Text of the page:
British Museum thefts ‘reinforce’ Parthenon restitution claims, according to Greek minister


The Greek culture minister, Lina Mendoni, says that the controversy over stolen items from the British Museum means there are questions over “the credibility of the museum”. Crucially, the ongoing furore “reinforces the permanent and just demand of our country for the reunification of the Parthenon Marbles at the Acropolis Museum in Athens”, she adds.

Her comments came after Peter Higgs, a senior curator of Greek and Roman art who was employed at the British Museum for 30 years, was identified in UK press reports as the person alleged to be responsible for stealing priceless artefacts from the museum’s collection. Higgs’s family has denied the allegations against him.

Recent reports state that the number of items taken is thought to total more than 1,500. A spokesperson for the British Museum told The Art Newspaper: “We won’t be commenting on any details of the thefts while they’re subject to a police investigation.”

In an interview with the Greek newspaper To Vima, Mendoni said that “the loss, theft, [and] deterioration of objects from a museum’s collections is an extremely serious and particularly sad event”, stressing that the culture ministry is carefully monitoring developments. “When such incidents occur, there is obviously a question of safety and integrity [around] all of the museum’s exhibits,” she adds.

According to the Independent, the head of the Association of Greek Archaeologists, Despina Koutsoumba, also raised concerns, saying her colleagues were “worried” about how many Greek items are missing from the museum.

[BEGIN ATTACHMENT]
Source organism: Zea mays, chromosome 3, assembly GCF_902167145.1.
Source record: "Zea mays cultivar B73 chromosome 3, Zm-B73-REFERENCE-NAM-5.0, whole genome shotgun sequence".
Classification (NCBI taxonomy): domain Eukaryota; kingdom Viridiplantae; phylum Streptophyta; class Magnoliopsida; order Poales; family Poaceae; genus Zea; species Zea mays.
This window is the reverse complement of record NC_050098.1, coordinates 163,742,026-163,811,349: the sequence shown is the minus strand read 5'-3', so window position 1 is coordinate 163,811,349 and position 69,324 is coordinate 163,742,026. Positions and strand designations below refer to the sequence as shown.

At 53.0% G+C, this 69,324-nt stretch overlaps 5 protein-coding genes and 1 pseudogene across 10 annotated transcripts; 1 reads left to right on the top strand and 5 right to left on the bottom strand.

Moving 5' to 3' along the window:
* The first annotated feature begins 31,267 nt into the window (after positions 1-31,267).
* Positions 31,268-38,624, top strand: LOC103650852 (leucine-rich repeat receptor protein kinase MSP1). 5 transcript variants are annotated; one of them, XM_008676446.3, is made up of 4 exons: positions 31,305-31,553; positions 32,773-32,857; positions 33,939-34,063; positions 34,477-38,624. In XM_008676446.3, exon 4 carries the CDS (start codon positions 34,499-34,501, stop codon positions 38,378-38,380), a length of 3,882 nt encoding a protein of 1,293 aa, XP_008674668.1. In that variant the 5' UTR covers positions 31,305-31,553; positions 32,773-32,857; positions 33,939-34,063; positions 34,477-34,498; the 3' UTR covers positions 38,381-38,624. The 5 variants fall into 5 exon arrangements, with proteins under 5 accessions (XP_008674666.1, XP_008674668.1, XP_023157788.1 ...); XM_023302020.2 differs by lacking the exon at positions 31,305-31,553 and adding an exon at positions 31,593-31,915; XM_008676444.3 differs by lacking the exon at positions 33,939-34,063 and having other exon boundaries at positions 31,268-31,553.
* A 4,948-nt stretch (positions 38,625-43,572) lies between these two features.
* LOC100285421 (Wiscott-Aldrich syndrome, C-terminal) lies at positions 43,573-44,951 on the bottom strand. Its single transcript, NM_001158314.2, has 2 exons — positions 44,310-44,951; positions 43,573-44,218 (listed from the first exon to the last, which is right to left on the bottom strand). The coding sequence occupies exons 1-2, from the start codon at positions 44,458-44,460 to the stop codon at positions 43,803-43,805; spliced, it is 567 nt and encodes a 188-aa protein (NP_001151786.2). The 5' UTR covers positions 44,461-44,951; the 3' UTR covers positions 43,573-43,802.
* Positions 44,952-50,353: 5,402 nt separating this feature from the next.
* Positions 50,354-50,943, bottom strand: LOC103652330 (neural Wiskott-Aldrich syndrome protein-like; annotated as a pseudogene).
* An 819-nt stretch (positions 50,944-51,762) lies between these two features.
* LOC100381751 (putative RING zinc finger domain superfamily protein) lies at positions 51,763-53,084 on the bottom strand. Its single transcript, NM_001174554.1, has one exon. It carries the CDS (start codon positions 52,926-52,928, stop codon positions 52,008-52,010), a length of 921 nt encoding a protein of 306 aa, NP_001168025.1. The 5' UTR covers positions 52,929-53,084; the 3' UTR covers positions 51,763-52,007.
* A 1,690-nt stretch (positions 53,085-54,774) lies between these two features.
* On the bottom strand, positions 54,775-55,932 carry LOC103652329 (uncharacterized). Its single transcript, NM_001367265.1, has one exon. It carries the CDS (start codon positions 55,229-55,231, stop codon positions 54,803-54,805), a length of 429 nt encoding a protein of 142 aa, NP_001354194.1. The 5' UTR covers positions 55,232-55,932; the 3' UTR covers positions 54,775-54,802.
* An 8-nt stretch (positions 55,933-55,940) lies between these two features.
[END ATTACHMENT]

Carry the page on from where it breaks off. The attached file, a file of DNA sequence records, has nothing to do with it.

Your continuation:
But a Conservative MP hit back at claims the institution is not safe following the alleged thefts. Tim Loughton told the BBC Radio 4 Today programme: “What is particularly damaging is [the] blatant opportunism of the Greeks and others saying, ‘Oh no, the British Museum is not safe’… It’s incredibly rare that things go missing.”

The fifth-century-BC statues have been housed in the British Museum since 1816 after they were removed from the Parthenon temple on the Acropolis in Athens by agents working for the Scottish nobleman Lord Elgin, the then ambassador to the Ottoman court. The sculptures went on display in the British Museum in 1817.

Mendoni also criticised the condition of the Greek galleries at the British Museum which house the celebrated marble sculptures. In 2021, the shoddy state of the galleries fuelled Greek demands for their restitution.

“With the Parthenon Sculptures in particular, let us remember the highly problematic situation with rainwater in their exhibition rooms in 2019 and 2021, [reflecting] the abandonment of the British Museum building,” she says.

Mendoni goes on to document the “abuse” of the marbles in the British Museum’s care. “From 1816 and for a century or so they remained exposed not only to London’s extreme air pollution, but to a room where they burned coal in chimneyless heaters. This resulted in the blackening of their surface and its corrosion,” she says, adding: “In the 1930s Lord Duveen used wire brushes and chemicals to remove the ancient patina [on the marbles].”

Duveen, a wealthy art dealer, was funding a new gallery to display the marbles, and he thought they should look whiter. The 2,500-year old sculptures were therefore “cleaned” with copper chisels and carborundum. The British Museum was contacted for comment.


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